Yesterday I was listening to In Our Time and they were discussing unicorns. The discussion of how unicorns were depicted in medieval art was very interesting and made me think of the unicorn on the forepillar of the Queen Mary harp, carved perhaps in South Argyll, Scotland, in the 15th century. That one is slightly unusual in that it has a short, thick, snout-mounted horn rather than the usual long twisted forehead-mounted one, but most strange of all is that it is stuffing a fish into the mouth of a Lindworm (wingless bipedal dragon). It is also not clear what the projection above its eye might be – a forelock or mane, or an eyebrow, or a rudimentary second horn?

The illustration here shows the Queen Mary harp unicorn as copied by David Patton on my replica of the harp.

Music of Patrick Byrne, ‘The Last Irish Harper’

An event of interest coming up at James J. Hill House, 240 Summit Avenue, St. Paul, MN 55102 USA:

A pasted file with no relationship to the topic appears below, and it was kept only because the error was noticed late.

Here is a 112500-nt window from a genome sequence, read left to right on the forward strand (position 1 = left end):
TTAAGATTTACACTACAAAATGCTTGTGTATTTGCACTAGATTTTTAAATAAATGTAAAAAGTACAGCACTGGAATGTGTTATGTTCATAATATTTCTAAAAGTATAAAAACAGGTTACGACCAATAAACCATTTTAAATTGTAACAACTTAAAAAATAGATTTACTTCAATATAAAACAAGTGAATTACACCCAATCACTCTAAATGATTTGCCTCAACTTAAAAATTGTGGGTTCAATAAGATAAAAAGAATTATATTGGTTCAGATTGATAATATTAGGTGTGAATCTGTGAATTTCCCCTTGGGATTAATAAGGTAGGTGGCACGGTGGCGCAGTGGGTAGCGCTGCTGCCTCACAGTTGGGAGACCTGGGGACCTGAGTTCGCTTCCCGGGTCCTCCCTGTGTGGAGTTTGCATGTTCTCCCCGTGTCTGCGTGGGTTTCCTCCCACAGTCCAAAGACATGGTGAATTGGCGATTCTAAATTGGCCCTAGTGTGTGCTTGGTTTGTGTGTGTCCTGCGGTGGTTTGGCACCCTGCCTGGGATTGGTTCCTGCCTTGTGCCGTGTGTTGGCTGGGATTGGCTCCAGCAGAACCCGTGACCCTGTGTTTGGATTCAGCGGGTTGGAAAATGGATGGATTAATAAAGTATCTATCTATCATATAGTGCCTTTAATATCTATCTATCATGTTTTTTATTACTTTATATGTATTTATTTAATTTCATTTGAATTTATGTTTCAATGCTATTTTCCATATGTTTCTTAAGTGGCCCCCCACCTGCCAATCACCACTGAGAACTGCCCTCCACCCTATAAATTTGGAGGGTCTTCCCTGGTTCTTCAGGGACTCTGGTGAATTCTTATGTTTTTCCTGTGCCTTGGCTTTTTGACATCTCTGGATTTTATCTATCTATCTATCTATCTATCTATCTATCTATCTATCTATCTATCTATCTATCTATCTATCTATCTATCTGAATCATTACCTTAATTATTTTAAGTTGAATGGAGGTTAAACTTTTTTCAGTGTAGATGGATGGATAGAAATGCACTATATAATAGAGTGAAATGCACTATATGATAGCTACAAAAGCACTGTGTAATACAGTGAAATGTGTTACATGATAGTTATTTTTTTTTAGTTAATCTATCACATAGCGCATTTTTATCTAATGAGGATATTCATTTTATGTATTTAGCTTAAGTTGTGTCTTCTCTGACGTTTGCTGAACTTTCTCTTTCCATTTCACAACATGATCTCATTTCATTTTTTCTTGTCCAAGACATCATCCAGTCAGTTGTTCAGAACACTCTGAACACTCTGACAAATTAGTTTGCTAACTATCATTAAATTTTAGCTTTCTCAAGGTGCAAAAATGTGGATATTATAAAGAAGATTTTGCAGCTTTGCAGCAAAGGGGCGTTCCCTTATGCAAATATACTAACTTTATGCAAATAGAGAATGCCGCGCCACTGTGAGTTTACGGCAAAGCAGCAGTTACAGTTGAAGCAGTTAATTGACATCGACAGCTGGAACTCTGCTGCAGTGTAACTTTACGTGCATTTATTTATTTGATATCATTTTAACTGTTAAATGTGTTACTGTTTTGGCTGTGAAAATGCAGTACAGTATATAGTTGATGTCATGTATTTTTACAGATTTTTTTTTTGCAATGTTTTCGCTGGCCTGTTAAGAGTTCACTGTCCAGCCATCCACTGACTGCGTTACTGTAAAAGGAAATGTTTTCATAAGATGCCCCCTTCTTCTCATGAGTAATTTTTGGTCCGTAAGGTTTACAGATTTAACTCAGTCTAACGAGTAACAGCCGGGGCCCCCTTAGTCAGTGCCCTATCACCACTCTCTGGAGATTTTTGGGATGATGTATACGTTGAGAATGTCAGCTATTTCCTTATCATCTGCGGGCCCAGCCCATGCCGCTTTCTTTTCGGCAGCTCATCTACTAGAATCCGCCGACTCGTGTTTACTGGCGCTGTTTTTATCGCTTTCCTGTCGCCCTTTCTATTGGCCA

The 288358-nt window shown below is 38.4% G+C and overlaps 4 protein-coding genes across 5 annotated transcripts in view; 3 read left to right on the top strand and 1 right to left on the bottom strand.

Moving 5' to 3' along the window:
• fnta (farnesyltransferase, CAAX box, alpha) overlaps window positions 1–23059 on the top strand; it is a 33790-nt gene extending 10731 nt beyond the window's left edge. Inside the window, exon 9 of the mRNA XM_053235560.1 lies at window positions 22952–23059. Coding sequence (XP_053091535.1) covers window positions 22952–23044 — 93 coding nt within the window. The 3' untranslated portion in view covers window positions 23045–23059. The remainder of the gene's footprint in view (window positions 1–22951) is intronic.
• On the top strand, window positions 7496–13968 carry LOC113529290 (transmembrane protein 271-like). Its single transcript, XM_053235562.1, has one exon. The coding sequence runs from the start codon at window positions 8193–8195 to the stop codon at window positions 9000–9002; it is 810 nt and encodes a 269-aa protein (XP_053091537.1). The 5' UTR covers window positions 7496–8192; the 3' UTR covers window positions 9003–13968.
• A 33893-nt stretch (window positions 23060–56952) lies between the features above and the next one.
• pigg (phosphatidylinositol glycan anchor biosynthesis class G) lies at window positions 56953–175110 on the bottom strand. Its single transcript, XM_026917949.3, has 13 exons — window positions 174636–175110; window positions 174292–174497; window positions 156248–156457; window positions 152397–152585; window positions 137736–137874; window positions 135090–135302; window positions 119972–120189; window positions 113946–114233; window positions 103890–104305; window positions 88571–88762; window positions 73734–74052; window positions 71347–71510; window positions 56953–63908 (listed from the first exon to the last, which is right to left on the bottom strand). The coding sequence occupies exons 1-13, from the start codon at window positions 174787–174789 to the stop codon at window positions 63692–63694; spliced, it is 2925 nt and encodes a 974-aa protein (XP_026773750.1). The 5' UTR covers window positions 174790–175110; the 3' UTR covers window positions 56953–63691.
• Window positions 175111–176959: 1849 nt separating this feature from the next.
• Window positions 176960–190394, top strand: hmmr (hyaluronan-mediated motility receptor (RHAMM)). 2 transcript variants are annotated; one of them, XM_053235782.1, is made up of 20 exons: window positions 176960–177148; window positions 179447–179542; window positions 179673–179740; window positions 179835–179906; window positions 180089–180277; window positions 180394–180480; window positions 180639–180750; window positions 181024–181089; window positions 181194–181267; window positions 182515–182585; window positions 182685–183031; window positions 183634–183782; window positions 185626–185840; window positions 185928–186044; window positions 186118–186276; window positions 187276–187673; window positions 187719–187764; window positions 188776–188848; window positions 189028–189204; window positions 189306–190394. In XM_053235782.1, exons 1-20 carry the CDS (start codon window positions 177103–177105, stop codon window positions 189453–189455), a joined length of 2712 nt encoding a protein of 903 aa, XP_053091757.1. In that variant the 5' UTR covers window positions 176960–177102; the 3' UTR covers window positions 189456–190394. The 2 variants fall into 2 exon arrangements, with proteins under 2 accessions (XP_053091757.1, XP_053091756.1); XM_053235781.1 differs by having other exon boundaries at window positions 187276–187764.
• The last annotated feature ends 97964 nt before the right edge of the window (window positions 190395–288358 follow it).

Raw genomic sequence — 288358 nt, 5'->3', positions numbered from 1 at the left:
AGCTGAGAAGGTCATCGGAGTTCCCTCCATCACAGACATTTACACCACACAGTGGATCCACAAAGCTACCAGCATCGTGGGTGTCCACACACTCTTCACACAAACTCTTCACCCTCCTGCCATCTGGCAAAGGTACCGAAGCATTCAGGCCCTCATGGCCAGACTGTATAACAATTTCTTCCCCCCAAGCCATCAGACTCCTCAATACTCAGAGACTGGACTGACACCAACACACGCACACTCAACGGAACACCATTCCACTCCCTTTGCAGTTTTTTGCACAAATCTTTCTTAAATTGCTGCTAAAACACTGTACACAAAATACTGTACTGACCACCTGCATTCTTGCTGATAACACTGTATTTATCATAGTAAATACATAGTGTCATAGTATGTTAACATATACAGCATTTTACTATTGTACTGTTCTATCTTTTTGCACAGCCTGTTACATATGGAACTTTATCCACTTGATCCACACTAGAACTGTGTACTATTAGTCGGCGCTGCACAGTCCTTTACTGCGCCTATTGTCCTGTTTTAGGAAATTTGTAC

Music of Patrick Byrne, ‘The Last Irish Harper’

Date: Nov. 20, 2010
Time: 7 p.m.

The bright, ringing sound of metal strings distinguish the ancient Irish harp from its other string relatives. Using historical techniques on a period replica, Ann and Charlie Heymann will perform the repertoire of Patrick Byrne — an Irish harper whose death in the mid-19th century brought a thousand-year-old tradition to a close. Byrne’s younger brother, Christopher, emigrated and settled in Faribault; Liam O’Neill of “Irish On Grand” will narrate and read excerpts of a letter between the brothers. Participants can meet the performers at a post-concert reception. Tours of the Hill House will also be available. Reservations recommended.

Video lessons

The latest Wire Branch Newsletter has an article about video lessons, with me as one of the four teachers interviewed. It’s a very interesting article, by Sam Tyler, which has some useful things to say about learning the harp through one-to-one lessons over the Skype videoconferencing system. Sam describes in turn the four tutors she interviewed, with comments and quotes about their very different approaches and working methods.

For more info please visit my Video Lessons page.

For November only: I am offering FREE trial video lessons! Just mention “Wire Branch” in your enquiry to simon@simonchadwick.net

The same issue also has a great article by Karen Loomis about her recent work on the Lamont and Queen Mary harps, illustrated with two 3-D X-ray reconstruction images, one of each harp.